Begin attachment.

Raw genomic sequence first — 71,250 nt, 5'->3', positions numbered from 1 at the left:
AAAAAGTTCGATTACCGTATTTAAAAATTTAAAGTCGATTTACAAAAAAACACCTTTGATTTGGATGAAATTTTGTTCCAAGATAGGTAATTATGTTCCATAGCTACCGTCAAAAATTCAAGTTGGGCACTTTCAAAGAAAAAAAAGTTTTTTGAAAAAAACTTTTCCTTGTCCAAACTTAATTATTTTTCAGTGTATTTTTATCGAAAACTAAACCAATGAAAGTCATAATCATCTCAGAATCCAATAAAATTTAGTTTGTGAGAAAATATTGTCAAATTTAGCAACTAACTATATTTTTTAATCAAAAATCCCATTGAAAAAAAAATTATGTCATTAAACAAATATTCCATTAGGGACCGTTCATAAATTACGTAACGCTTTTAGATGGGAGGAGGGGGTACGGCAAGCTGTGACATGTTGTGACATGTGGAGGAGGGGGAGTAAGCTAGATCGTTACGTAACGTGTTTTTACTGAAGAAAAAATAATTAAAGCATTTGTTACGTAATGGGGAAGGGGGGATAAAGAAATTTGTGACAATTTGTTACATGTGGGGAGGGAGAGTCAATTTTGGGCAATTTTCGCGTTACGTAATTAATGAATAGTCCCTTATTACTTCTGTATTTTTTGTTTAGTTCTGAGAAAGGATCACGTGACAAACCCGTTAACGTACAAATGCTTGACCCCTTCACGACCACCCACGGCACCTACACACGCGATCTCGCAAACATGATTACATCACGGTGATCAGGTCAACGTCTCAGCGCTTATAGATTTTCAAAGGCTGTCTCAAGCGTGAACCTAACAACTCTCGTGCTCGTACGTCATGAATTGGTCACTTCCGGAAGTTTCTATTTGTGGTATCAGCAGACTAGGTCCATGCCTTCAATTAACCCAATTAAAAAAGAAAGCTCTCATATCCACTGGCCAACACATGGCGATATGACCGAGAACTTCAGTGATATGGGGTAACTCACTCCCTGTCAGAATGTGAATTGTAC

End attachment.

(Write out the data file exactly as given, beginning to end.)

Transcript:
Raw genomic sequence first — 71,250 nt, 5'->3', positions numbered from 1 at the left:
AAAAAGTTCGATTACCGTATTTAAAAATTTAAAGTCGATTTACAAAAAAACACCTTTGATTTGGATGAAATTTTGTTCCAAGATAGGTAATTATGTTCCATAGCTACCGTCAAAAATTCAAGTTGGGCACTTTCAAAGAAAAAAAAGTTTTTTGAAAAAAACTTTTCCTTGTCCAAACTTAATTATTTTTCAGTGTATTTTTATCGAAAACTAAACCAATGAAAGTCATAATCATCTCAGAATCCAATAAAATTTAGTTTGTGAGAAAATATTGTCAAATTTAGCAACTAACTATATTTTTTAATCAAAAATCCCATTGAAAAAAAAATTATGTCATTAAACAAATATTCCATTAGGGACCGTTCATAAATTACGTAACGCTTTTAGATGGGAGGAGGGGGTACGGCAAGCTGTGACATGTTGTGACATGTGGAGGAGGGGGAGTAAGCTAGATCGTTACGTAACGTGTTTTTACTGAAGAAAAAATAATTAAAGCATTTGTTACGTAATGGGGAAGGGGGGATAAAGAAATTTGTGACAATTTGTTACATGTGGGGAGGGAGAGTCAATTTTGGGCAATTTTCGCGTTACGTAATTAATGAATAGTCCCTTATTACTTCTGTATTTTTTGTTTAGTTCTGAGAAAGGATCACGTGACAAACCCGTTAACGTACAAATGCTTGACCCCTTCACGACCACCCACGGCACCTACACACGCGATCTCGCAAACATGATTACATCACGGTGATCAGGTCAACGTCTCAGCGCTTATAGATTTTCAAAGGCTGTCTCAAGCGTGAACCTAACAACTCTCGTGCTCGTACGTCATGAATTGGTCACTTCCGGAAGTTTCTATTTGTGGTATCAGCAGACTAGGTCCATGCCTTCAATTAACCCAATTAAAAAAGAAAGCTCTCATATCCACTGGCCAACACATGGCGATATGACCGAGAACTTCAGTGATATGGGGTAACTCACTCCCTGTCAGAATGTGAATTGTAC